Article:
Now try and take her,  and the rest of the movie seriously :O 

….

 

Then watch the credits and realise that the film was produced by Stephen Chow. 

Acting: 5/10 

Plot: 2/10 

Effects: 3/10 not very spectacular for a movie that relies heavily on them.

Final Rating: 4/10 (+2 for entertainment value)

Oh and, it’s White Day!





How to watch someone you love walk away…and look good doing it.

9 02 2009

I spent the day (and part of yesterday night) indulging in visual stimulation, namely Chinese horror/romance flick 画皮, and秒速5センチメートル.

The former is an adaptation of one of the stories from Strange Tales from Liaozhai, a collection of ghost stories written in Classical Chinese. Ironic, considering that -ghost films- per se are banned in mainland China.

It stars Zhou Xun, whom I must say is one superb actress. Since I can’t be bothered to write a summary of the whole movie I shall just touch on a few key points here.

  1. Zhou Xun with clothes on.
  2. Zhou Xun without clothes.
  3. I like the way that the Man of contention, Wang Sheng, is portrayed as a brave husband who sticks to his priorities in the face of extreme (oh yes extreme..) temptation 😄
  4. Zhou Xun again. She makes you hate her and feel sorry for her alternately, depending on what’s required at that point of the movie.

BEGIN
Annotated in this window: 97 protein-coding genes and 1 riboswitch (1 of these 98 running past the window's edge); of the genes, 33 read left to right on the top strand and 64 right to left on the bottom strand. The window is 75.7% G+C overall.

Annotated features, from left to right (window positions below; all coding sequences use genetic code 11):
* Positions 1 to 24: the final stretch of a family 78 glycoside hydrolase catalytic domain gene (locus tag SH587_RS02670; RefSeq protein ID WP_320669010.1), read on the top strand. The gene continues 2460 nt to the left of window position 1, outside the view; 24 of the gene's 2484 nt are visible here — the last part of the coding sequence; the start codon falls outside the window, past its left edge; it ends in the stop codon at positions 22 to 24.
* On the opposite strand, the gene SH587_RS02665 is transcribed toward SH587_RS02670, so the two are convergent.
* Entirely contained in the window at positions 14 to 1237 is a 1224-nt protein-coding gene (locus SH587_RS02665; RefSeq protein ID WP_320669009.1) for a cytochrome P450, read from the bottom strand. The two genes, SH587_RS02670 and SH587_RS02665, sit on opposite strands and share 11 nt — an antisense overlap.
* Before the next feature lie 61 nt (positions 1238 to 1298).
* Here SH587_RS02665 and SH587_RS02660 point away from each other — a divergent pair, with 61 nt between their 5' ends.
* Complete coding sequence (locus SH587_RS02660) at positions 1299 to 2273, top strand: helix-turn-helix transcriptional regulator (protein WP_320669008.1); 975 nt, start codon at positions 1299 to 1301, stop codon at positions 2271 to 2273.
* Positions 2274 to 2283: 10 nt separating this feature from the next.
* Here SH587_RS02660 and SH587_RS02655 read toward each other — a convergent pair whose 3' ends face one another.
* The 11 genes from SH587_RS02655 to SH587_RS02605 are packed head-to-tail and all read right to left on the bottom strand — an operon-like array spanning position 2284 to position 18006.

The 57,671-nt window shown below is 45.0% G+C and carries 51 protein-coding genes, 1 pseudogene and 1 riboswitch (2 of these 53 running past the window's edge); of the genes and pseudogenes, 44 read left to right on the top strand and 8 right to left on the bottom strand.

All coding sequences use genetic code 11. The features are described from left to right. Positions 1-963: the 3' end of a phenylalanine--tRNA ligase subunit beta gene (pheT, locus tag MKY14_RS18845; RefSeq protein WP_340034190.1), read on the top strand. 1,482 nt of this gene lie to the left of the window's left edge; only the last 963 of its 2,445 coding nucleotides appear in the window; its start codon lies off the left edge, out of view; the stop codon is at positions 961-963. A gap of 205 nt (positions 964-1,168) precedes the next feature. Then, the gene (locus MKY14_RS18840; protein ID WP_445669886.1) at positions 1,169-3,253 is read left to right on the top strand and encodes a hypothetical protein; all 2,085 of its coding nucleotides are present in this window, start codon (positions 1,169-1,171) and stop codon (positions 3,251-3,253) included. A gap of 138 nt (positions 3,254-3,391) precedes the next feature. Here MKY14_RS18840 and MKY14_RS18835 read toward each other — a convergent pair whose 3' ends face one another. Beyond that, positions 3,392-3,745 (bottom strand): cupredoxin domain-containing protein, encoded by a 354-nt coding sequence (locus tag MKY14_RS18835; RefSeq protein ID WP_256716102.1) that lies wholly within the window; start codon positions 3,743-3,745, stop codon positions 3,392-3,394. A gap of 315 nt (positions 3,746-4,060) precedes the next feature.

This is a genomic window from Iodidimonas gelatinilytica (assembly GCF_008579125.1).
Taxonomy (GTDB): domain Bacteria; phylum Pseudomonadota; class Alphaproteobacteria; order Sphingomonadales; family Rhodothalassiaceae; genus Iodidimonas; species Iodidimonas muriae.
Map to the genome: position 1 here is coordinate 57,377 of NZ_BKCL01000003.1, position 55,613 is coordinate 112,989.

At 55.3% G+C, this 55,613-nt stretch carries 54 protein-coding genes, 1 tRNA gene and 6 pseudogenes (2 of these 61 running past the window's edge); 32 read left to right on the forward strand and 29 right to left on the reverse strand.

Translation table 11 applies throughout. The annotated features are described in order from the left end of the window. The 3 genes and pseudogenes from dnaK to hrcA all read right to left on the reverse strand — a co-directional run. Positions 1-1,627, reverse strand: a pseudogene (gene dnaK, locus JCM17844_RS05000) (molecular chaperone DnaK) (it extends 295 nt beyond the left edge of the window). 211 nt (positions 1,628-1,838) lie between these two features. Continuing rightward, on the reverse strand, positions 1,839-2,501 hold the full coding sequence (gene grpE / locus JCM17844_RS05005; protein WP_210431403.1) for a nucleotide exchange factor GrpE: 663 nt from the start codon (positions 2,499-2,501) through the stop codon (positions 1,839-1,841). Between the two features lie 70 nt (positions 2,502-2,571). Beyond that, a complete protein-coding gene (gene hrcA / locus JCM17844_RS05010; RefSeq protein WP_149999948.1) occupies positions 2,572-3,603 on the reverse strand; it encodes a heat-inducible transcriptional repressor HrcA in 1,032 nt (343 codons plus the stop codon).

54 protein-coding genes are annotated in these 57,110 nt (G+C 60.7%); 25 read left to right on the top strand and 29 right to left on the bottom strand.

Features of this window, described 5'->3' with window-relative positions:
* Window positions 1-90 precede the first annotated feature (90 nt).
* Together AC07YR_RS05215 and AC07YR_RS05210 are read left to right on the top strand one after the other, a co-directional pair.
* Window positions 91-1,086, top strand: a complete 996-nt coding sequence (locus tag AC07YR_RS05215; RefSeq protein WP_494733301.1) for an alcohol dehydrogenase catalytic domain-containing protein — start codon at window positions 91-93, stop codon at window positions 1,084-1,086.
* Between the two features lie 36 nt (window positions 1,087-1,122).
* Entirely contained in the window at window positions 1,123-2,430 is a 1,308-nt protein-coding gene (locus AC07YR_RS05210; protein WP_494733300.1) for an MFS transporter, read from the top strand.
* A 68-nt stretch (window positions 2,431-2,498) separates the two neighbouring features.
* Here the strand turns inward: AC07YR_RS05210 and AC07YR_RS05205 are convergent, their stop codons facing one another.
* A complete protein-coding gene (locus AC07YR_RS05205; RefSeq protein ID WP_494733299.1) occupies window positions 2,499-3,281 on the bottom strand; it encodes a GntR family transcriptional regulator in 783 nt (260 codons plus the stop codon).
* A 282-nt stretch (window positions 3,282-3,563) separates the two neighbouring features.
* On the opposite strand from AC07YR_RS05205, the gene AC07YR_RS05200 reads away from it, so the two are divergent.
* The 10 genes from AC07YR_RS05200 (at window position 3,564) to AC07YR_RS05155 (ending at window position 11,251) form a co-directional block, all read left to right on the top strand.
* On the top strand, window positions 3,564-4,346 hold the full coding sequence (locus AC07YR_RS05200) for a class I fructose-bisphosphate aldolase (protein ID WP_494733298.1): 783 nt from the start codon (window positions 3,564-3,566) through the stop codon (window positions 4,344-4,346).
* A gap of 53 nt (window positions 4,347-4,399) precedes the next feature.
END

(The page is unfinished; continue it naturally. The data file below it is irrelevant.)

5. Well Vicki Zhao was pretty good too, as the virtuous and self-sacrificial wife with no lipstick.
  6. The theme song 画心, sung by Jane Zhang.
  7. However there was some weirdness and a jarring effect in the filming. I can’t pinpoint it.

Overall though, it was not bad and quite an interesting film.

Byousoku 5 cm is a 3-part trilogy of sorts, about these 2 kids Akari and Takaki, who meet in elementary school. Each part of the short series covers a particular period of their lives.

桜花抄 (Oukashou), the first part, is mostly narrated through letters from Akari, as they plan to meet after going different ways since graduating from elementary school. After many delays, they do meet, and share a really sweet moment in the snow.

It reminded me of the Ikimonogakari song, Sakura.

Lyrics here

Anyone notice the similarities? Cherry blossoms, letters, parting, Odakyuu trains….Hmm..

I strongly reccomend this anime-movie. Even those with strongly anti-fluff sentiments will appreciate the silent beauty of cherry blossoms and what never exactly blossomed between Akari and Takaki.

Back to the title of the post…How to watch someone you love walk away…and look good doing it.

Both Painted Skin and Byousoku involve the painful breaking up of relationships, onesided or not.

*spoiler alert*

Xiaowei (Zhou Xun) looks stunningly good even as she finally realises that Wang Sheng will never abandon Peirong for her. And who can forget Peirong (Vicki Zhao)’s heart-wrenching expression as she promises to defame and deface herself in exchange for her husband’s happiness?

As for Byousoku, Kanae’s single-minded pursuit of Takaki comes to mind, and her final admission that he’s always been after something she cannot comprehend. Somewhere mid-story, it’s debatable whether Akari cuts off contact with Takaki or not, but by the 3rd segment it’s clear that the two aren’t in contact any longer. The final scene, where both pass each other at a train crossing, is supremely cathartic – and Takaki suddenly looks so enlightened as he walks away from Akari and their dreams of their childhood.

/spoiler alert

No screencaps here because I watched it on streaming. Too n00b to achieve download speeds of Orz.

By the way,  the above picture is not mine either.